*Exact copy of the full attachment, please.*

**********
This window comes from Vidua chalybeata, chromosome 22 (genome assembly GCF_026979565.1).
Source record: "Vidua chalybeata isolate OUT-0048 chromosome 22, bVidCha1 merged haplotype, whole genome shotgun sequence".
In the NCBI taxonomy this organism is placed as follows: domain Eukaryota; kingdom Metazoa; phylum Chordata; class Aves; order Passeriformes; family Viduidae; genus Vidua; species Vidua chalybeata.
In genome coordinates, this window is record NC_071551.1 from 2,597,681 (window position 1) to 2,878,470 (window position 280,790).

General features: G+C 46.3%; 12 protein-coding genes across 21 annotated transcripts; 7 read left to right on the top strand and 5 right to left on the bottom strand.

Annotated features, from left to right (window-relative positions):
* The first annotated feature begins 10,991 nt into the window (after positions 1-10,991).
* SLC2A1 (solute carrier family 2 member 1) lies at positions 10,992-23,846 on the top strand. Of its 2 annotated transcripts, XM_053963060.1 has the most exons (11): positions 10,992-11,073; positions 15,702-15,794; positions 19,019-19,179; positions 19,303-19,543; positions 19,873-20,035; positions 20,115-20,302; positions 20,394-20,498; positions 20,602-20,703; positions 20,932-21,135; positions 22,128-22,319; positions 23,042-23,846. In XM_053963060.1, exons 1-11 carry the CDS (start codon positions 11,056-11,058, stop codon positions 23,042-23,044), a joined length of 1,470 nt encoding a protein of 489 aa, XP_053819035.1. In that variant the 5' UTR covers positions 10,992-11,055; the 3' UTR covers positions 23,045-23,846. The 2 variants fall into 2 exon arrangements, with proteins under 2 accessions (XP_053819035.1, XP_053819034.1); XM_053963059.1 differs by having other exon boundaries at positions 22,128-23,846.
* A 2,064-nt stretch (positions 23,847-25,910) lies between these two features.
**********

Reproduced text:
This window comes from Vidua chalybeata, chromosome 22 (genome assembly GCF_026979565.1).
Source record: "Vidua chalybeata isolate OUT-0048 chromosome 22, bVidCha1 merged haplotype, whole genome shotgun sequence".
In the NCBI taxonomy this organism is placed as follows: domain Eukaryota; kingdom Metazoa; phylum Chordata; class Aves; order Passeriformes; family Viduidae; genus Vidua; species Vidua chalybeata.
In genome coordinates, this window is record NC_071551.1 from 2,597,681 (window position 1) to 2,878,470 (window position 280,790).

General features: G+C 46.3%; 12 protein-coding genes across 21 annotated transcripts; 7 read left to right on the top strand and 5 right to left on the bottom strand.

Annotated features, from left to right (window-relative positions):
* The first annotated feature begins 10,991 nt into the window (after positions 1-10,991).
* SLC2A1 (solute carrier family 2 member 1) lies at positions 10,992-23,846 on the top strand. Of its 2 annotated transcripts, XM_053963060.1 has the most exons (11): positions 10,992-11,073; positions 15,702-15,794; positions 19,019-19,179; positions 19,303-19,543; positions 19,873-20,035; positions 20,115-20,302; positions 20,394-20,498; positions 20,602-20,703; positions 20,932-21,135; positions 22,128-22,319; positions 23,042-23,846. In XM_053963060.1, exons 1-11 carry the CDS (start codon positions 11,056-11,058, stop codon positions 23,042-23,044), a joined length of 1,470 nt encoding a protein of 489 aa, XP_053819035.1. In that variant the 5' UTR covers positions 10,992-11,055; the 3' UTR covers positions 23,045-23,846. The 2 variants fall into 2 exon arrangements, with proteins under 2 accessions (XP_053819035.1, XP_053819034.1); XM_053963059.1 differs by having other exon boundaries at positions 22,128-23,846.
* A 2,064-nt stretch (positions 23,847-25,910) lies between these two features.